Citizen’s Guide To Using The Clean Water Act To Kill Pipelines
Please Steal This Campaign
No more FERC-ing Off
[Update – July 26, 2016 – That didn’t take long – Campaign idea stolen, see Earthworks:
Planning, permitting and safety: the importance of community participation
Will it be real activist training, or more expert manipulation and co-optation? We’ll let you know. ~~~ end update]
Now that the ice is broken on the Clean Water Act Section 401 Water Quality Certificate (WQC) issue, activists need campaign materials to help inform the public, build awareness, and pressure Governor Christie and DEP to deny Section 401 WQC’s.
Yesterday I posted EPA 401 Guidance, NJ’s regulatory framework, and a model Resolution that could assist in this effort – the EPA Guidance could be readily adapted to the NJ context to create a Citizen’s Guide To Using The Clean Water Act To Kill Piplines.
[additional important info:
- EPA Water Quality Standards for Wetlands
- National Guidance Water Quality Standards for Wetlands
- Wetlands Water Quality Standards for States
- Water Quality Standards Handbook (EPA, plus regulations)
So today we outline briefly what a summer field campaign might look like to support that Resolution and overall campaign.
We pitched this outline to the Dodge Foundation and the William Penn Foundation and did not even get the respect of a reply, so that is evidence that we’re on the right track!
On April 22, 2016 (Earth Day), the New York State DEC denied a Clean Water Act Section 401 Water Quality Certification (WQC) for the proposed Constitution Pipeline.
Like Gov. Cuomo’s fracking moratorium, this decision has national significance and huge precedential value.
(and so did that Pennsylvania Supreme Court decision upholding local land use regulation over fracking that seems to have been ignored by activists. But, I guess I’m “ill informed” about all that because I don’t see any ENGO campaigns focused on local bans. Just the opposite – instead of local bans, it seems that after having won that local power, PA activists seek a State level action like NY and also waste resources FERC-ing off. More poor targeting – more FERC’ed up strategy.)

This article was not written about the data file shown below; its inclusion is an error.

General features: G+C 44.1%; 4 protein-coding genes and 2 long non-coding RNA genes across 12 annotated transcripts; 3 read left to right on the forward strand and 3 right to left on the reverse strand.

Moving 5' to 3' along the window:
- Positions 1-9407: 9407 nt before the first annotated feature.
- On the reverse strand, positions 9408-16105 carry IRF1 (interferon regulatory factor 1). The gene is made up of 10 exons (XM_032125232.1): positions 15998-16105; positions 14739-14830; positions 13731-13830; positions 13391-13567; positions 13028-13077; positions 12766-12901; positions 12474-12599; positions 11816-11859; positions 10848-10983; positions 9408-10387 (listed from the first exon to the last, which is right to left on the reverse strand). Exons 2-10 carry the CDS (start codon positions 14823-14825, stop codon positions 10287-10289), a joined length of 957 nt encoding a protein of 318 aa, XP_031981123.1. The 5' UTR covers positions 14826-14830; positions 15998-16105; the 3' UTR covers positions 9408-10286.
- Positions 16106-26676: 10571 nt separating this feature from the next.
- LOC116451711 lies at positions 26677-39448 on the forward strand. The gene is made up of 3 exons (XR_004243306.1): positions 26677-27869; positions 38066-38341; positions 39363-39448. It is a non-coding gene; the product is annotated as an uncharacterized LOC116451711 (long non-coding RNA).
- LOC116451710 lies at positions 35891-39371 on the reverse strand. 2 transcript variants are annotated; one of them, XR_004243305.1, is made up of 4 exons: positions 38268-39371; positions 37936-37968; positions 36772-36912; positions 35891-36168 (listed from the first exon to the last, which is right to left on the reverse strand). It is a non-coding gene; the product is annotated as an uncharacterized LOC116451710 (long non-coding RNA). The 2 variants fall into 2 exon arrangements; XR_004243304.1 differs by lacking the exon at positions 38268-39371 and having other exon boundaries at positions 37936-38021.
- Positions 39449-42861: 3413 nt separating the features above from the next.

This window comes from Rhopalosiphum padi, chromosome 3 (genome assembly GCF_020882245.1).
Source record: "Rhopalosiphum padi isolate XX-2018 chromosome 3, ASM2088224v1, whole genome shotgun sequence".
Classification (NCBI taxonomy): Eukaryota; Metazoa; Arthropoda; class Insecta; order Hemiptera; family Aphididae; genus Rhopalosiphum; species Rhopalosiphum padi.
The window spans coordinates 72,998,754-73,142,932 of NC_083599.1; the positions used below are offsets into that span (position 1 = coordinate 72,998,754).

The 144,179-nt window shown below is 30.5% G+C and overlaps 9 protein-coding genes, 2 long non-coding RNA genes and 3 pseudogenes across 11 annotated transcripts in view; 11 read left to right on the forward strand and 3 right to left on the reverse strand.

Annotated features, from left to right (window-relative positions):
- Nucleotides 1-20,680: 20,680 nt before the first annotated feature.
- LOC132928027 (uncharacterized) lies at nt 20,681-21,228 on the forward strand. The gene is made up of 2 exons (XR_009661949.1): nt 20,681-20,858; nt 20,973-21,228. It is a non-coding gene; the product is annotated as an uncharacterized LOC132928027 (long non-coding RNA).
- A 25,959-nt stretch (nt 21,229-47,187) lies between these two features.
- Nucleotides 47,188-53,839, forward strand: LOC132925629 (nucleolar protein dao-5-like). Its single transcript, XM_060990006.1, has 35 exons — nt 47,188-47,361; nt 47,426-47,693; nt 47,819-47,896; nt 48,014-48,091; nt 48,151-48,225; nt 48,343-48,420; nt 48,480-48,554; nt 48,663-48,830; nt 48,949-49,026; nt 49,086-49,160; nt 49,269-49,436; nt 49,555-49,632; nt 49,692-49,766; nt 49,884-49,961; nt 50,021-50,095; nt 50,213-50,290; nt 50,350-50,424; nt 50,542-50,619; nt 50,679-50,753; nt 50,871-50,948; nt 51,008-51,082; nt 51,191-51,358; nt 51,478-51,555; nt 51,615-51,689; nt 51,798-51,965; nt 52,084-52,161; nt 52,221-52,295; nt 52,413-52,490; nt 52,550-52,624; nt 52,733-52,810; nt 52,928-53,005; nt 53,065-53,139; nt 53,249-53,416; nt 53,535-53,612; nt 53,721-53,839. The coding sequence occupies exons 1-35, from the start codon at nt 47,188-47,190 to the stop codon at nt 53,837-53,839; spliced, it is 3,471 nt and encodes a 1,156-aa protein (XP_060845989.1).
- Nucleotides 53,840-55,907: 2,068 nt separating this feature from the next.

NY DEC’s WQC denial document provides an activist’s roadmap and a unique opportunity to enhance current organizing and activism in opposition to NJ pipelines, particularly PennEast and the Southern Reliability Line through the Pinelands.
Field campaigns that directly connect local stream impacts to the regulatory context can be very effective in building public awareness and support, particularly for DEP designated “exceptional value” streams.
This work also would generate technical information and a regulatory education to empower citizens to intervene and participate effectively in the DEP permit and 401 WQC processes.
That campaign would include:
1) Fact sheet – 1 page – widely distributed that educates the public on what the Clean Water Act Section 401 Water Quality Certificate (WQC) is and how NY State used it to kill the Constitution pipeline.
2) Fact sheet – 1 page – explaining what the NJ Surface Water Quality Standards are and how they can be enforced during pipeline permitting.
3) Fact sheet – 1 page – on how NJ DEP implements the CWA Section 401 WQC under NJ’s EPA delegated freshwater wetlands program
4) Prepare up to 6 site specific examples of pipeline C1 stream crossings, including a site specific characterization of the stream, a description of DEP’s scientific rationale for C1 designation; and a summary of why the crossing would violate State Water Quality Standards. (actual permit file reviews not included – this would take far more effort).
5) Organize up to 6 public/media field events at proposed stream crossings where site specific summaries are prepared – this would include a fact sheet, press release, and talking points for activists.
6) draft a letter to targeted local governments asking them to pass Resolutions urging DEP to reject the 401 WQ certification
7) draft a letter from residents to targeted NJ Legislators asking them to conduct hearings to oversee DEP’s implementation of the 401 WQC program and expand public involvement
8) Draft and circulate a petition to DEP Commissioner Martin to deny that WQC. This could be expanded to a formal regulatory petition for rule making, but that could be an additional stand alone project.
9) Work with activists to design signs, possible messages include::
“No pipelines through our streams and wetlands!”
“Gov. Christie: Protect Clean Water! Tell DEP to Deny the Water Quality Permit!”
“Hey Christie: Gov. Cuomo Killed A Pipeline, Why Can’t You?”
“The Clean Water Act Trumps FERC – Deny the 401 Water Quality Certificate!”
10) Organize a protest event at DEP HQ building in Trenton calling on Commissioner Martin to deny WQC
Go for it!
You got the Big Foundation Money. Should have been done years ago.
- US EPA (2006). National Guidance: Water Quality Standards
- US EPA (2005). DRAFT – Use of Biological Information to Better Define Designated
- Aquatic Life Uses in States and Tribal Water Quality Standards: Tiered Aquatic Life Uses
- Use of Biological Information to Better Define Designated Aquatic Life Uses
- Tiered Aquatic Life Uses pdf (PDF)
- Environmental Law Institute (2005-2007). State Wetland Program Evaluation
- Tribal Wetland Program Highlights
- US EPA (2004). DRAFT – Water Quality Standards Module
- US EPA (2003). Strategy for Water Quality Standards and Criteria. EPA 823-R-03-010.
- US EPA (1990). Water Quality Standards for Wetlands: National Guidance. EPA 440-S-90-011